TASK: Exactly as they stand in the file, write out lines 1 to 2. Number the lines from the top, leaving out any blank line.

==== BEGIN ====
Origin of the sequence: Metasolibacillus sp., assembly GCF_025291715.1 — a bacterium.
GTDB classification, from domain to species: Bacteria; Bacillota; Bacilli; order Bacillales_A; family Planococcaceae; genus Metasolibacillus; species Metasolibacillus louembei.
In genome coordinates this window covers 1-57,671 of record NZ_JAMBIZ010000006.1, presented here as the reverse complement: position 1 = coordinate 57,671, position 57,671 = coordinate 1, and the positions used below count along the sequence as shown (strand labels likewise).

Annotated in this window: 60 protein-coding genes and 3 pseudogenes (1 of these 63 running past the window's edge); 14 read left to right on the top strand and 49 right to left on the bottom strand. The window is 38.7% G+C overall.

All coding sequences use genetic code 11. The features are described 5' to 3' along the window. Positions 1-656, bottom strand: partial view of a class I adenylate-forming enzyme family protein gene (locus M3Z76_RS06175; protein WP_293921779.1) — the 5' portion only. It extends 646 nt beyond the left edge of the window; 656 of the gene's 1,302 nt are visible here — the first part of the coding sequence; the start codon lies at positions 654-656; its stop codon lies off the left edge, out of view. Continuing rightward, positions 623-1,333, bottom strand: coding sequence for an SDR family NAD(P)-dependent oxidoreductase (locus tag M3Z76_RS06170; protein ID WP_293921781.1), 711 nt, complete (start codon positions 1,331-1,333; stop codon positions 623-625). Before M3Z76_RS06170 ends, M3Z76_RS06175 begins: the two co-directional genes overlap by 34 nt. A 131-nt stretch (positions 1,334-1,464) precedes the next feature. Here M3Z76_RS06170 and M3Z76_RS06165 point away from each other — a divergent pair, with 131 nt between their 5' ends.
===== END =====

Origin of the sequence: Metasolibacillus sp., assembly GCF_025291715.1 — a bacterium.
GTDB classification, from domain to species: Bacteria; Bacillota; Bacilli; order Bacillales_A; family Planococcaceae; genus Metasolibacillus; species Metasolibacillus louembei.